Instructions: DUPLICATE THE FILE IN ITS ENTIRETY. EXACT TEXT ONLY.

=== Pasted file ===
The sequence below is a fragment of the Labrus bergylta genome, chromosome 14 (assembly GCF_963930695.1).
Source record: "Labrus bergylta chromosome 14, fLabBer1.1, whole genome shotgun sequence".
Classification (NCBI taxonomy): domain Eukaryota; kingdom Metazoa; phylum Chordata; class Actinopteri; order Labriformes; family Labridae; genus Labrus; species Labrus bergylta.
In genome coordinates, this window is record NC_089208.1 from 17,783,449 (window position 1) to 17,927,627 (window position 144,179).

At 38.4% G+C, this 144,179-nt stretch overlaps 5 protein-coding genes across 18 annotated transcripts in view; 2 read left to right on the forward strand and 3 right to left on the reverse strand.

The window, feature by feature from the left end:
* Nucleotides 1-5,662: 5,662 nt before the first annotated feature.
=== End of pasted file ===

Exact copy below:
The sequence below is a fragment of the Labrus bergylta genome, chromosome 14 (assembly GCF_963930695.1).
Source record: "Labrus bergylta chromosome 14, fLabBer1.1, whole genome shotgun sequence".
Classification (NCBI taxonomy): domain Eukaryota; kingdom Metazoa; phylum Chordata; class Actinopteri; order Labriformes; family Labridae; genus Labrus; species Labrus bergylta.
In genome coordinates, this window is record NC_089208.1 from 17,783,449 (window position 1) to 17,927,627 (window position 144,179).

At 38.4% G+C, this 144,179-nt stretch overlaps 5 protein-coding genes across 18 annotated transcripts in view; 2 read left to right on the forward strand and 3 right to left on the reverse strand.

The window, feature by feature from the left end:
* Nucleotides 1-5,662: 5,662 nt before the first annotated feature.